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Is There a Link Between PTSD and Sleep Apnea?

By December 20, 2021No Comments

Post-traumatic stress disorder (PTSD) is a mental health condition that can develop in people who have experienced or witnessed a traumatic event, like war, criminal assault, sexual violence, terrorism, natural disasters or serious accidents. People with PTSD have intense, often disturbing thoughts, feelings, nightmares or flashbacks related to their experience long after the traumatic event. Sleep problems are a common symptom of PTSD, and emerging research has revealed a strong correlation between PTSD and sleep apnea.

What is the Connection Between PTSD and Sleep Apnea?

Studies show that those with PTSD have much higher rates of OSA (obstructive sleep apnea) than the general population. OSA affects between 17 and 22 percent of the general population, and 12 to 90 percent among individuals with PTSD. OSA prevalence varies in different PTSD victims. For example, a VA hospital study found that 83 percent of Vietnam veterans diagnosed with PTSD had at least mild OSA.

It is still unclear whether one disorder (OSA or PTSD) causes the other. However, individuals with both OSA and PTSD are more likely to have severe PTSD and OSA symptoms. In addition, the effects of each disorder can often worsen symptoms of the other. Many factors may contribute to the connection between PTSD and sleep apnea, including disturbed sleep in combat, prolonged sleep deprivation, sleep fragmentation, chronic stress and coexisting mood disorders.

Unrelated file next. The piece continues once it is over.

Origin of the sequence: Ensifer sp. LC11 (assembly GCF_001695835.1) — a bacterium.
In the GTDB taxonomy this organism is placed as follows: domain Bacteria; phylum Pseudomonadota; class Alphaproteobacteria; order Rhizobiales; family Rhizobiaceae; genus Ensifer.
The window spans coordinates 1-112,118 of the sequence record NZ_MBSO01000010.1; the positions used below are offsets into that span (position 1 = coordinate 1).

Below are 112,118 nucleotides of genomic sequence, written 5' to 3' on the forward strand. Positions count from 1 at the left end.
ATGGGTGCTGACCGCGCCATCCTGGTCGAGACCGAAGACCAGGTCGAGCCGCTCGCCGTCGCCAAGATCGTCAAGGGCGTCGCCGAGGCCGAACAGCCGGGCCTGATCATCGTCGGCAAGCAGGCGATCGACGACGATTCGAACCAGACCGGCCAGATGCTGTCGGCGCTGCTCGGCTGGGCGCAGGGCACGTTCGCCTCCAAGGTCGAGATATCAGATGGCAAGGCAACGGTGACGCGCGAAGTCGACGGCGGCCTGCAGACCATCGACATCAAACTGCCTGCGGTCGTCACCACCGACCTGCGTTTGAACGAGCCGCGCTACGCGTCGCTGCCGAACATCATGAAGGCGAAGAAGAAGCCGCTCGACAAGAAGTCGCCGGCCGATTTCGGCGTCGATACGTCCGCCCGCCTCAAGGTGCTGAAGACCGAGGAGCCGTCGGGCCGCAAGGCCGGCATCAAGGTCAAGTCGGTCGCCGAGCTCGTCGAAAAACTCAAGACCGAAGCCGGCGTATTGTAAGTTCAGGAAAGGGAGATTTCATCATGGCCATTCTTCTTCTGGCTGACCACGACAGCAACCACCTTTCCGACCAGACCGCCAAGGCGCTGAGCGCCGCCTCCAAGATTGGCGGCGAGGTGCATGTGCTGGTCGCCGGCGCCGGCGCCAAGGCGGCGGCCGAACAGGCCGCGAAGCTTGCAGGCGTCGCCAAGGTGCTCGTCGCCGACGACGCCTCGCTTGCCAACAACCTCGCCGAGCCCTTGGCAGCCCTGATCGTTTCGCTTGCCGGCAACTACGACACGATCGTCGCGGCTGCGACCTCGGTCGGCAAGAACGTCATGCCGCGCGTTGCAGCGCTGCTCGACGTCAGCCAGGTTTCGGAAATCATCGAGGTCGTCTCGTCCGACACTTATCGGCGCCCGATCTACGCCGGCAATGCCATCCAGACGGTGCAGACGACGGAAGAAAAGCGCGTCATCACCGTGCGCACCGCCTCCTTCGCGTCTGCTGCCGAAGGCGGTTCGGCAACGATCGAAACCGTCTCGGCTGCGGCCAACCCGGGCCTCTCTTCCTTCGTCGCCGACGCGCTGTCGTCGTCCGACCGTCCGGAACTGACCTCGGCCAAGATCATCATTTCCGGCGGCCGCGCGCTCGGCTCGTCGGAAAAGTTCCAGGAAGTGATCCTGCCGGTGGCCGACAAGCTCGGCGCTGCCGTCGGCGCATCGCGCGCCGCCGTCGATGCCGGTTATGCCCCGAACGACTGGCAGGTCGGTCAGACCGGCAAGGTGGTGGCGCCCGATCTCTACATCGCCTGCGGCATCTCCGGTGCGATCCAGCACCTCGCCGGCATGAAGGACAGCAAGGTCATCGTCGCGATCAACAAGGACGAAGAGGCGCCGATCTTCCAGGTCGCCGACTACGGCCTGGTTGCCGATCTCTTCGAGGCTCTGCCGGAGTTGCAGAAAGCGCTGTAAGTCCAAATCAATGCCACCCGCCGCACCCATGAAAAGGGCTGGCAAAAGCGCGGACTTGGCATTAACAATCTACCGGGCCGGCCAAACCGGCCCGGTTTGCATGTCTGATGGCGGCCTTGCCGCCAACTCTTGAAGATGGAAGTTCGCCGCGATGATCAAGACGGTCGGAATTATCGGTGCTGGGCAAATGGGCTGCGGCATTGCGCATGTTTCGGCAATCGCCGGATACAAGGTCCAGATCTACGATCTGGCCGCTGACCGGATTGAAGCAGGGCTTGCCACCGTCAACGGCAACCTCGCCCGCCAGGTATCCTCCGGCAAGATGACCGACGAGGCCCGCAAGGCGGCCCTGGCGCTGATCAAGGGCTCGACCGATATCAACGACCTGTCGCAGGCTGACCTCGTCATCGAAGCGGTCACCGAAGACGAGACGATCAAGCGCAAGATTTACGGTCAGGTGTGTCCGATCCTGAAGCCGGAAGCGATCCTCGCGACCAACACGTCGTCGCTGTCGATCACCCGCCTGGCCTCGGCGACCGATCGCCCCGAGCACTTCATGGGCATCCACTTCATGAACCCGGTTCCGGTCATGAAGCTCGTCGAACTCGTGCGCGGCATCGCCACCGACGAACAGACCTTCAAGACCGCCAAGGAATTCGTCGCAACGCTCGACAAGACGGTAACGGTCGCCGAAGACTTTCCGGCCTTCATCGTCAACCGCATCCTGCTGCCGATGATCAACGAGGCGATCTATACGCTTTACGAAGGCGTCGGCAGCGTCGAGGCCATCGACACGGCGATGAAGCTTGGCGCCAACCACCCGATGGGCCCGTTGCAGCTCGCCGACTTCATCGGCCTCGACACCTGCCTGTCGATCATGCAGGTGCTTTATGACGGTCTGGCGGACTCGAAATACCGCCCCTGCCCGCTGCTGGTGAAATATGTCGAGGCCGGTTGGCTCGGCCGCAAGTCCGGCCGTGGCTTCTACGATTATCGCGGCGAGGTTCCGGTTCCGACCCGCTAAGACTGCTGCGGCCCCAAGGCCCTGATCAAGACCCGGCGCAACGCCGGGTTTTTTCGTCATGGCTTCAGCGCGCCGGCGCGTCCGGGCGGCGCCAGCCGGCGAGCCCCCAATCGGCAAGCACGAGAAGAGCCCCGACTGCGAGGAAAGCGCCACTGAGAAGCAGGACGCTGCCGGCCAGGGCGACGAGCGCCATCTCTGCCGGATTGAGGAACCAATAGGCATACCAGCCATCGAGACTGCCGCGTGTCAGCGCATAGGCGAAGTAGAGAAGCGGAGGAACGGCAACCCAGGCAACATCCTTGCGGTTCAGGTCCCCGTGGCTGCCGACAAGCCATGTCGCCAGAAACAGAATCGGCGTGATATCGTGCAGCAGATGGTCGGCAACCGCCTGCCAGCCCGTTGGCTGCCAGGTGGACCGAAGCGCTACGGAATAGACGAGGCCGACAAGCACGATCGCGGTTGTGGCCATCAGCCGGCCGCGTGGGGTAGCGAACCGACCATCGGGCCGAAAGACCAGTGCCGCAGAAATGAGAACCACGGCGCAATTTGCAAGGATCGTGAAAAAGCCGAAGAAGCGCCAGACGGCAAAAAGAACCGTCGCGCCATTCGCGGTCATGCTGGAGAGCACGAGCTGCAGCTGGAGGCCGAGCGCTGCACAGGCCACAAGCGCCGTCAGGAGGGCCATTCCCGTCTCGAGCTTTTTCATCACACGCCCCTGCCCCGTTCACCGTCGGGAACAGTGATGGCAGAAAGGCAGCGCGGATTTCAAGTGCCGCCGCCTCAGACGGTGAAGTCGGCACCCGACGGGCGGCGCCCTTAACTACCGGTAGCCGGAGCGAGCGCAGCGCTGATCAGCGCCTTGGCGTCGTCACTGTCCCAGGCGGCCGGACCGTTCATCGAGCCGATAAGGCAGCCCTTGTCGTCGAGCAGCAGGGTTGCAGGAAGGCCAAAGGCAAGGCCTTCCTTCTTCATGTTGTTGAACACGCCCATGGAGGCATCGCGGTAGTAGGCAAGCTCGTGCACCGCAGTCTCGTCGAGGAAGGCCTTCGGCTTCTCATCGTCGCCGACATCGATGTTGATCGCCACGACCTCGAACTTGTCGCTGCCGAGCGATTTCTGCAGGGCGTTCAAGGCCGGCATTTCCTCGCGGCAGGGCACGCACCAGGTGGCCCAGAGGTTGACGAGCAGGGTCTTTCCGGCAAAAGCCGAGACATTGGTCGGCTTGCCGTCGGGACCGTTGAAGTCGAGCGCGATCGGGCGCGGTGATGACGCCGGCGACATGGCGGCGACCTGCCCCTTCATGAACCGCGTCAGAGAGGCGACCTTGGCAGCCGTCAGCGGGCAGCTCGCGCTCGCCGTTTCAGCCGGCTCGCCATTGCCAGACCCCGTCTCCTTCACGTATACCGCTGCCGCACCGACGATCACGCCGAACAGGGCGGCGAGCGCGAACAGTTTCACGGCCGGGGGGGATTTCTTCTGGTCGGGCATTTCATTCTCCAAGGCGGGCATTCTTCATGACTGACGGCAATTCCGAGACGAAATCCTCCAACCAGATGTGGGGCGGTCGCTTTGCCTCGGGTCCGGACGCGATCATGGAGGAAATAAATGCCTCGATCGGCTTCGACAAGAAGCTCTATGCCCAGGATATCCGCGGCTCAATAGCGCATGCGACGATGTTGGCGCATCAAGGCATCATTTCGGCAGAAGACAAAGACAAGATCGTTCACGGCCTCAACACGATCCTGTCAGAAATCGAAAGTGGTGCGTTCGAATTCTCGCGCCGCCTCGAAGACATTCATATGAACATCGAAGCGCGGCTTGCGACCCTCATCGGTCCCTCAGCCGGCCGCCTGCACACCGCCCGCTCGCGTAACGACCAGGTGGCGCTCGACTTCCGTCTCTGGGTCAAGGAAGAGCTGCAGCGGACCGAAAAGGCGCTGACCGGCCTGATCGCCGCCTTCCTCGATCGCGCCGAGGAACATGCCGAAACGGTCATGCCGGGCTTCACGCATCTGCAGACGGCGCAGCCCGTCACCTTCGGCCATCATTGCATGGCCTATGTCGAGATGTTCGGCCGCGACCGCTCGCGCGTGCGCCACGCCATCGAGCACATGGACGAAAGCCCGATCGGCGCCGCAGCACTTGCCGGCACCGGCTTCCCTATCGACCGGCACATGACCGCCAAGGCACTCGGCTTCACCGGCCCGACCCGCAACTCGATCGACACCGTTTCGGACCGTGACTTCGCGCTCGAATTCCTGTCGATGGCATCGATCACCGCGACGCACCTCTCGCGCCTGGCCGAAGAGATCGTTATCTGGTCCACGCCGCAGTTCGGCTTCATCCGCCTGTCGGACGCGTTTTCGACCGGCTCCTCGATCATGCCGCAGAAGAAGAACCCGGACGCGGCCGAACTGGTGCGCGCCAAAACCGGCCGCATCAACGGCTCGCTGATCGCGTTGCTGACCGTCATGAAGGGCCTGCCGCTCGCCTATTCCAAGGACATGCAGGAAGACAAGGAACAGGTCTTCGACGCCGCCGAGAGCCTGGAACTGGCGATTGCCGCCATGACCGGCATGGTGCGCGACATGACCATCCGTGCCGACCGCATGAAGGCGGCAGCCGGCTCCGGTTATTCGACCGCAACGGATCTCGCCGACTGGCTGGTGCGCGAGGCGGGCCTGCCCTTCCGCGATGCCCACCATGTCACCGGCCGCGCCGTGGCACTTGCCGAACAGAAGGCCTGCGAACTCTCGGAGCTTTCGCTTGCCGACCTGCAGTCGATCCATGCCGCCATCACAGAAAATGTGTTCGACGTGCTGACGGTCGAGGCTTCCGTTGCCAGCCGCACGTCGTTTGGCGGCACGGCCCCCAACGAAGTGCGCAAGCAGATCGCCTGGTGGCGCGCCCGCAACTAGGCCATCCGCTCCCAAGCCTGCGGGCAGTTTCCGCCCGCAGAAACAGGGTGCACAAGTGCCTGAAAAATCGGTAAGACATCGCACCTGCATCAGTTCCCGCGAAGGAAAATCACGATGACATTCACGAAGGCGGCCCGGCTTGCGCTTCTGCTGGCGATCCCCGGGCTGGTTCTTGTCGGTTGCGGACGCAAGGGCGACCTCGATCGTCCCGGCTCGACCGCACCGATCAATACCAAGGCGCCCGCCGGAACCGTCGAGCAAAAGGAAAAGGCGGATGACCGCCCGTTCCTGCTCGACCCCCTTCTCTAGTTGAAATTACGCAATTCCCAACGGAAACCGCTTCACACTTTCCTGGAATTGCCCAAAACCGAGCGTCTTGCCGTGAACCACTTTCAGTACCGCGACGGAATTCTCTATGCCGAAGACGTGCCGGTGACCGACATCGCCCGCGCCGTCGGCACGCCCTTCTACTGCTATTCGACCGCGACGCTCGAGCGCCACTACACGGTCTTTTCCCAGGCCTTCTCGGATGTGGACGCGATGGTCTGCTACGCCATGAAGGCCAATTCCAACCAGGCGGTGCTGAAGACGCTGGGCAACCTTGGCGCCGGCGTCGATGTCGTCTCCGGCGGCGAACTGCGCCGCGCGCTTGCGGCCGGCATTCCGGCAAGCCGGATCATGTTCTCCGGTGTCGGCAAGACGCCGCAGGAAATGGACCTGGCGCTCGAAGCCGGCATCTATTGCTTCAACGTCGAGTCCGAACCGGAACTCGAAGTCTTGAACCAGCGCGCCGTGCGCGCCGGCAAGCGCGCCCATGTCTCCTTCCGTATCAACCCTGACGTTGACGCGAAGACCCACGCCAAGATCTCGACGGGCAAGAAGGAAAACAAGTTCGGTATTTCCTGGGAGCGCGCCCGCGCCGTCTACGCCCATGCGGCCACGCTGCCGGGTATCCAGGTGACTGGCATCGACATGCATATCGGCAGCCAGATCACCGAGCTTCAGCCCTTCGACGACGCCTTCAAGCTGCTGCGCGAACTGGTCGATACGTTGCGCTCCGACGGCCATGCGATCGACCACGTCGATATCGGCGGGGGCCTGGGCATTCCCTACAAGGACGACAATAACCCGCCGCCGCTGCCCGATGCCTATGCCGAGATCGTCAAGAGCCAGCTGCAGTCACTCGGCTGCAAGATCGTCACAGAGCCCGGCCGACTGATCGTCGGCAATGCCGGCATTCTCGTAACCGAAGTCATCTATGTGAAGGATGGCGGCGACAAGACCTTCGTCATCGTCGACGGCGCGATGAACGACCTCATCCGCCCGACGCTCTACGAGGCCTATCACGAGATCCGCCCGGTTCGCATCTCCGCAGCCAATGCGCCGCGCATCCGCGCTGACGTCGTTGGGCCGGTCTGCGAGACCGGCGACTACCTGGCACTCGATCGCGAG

According to experts, more research is needed to understand the complex relationship of PTSD and sleep apnea. Effective treatment of sleep apnea may also help alleviate PTSD symptoms, while untreated OSA is associated with worse outcomes among PTSD patients.

CPAP for PTSD and OSA

Research shows that consistent CPAP therapy can relieve both symptoms of OSA and PTSD, including depression and nightmares, in patients with OSA and PTSD. Adherence to CPAP therapy in individuals with PTSD, especially in veterans, may be difficult due to masking discomfort, nightmares and claustrophobia. However, the more a patient uses their CPAP therapy, the more their PTSD symptoms improve.

If you or someone you know suffers from PTSD and are concerned you have sleep apnea, you should consider seeing a doctor for proper treatment.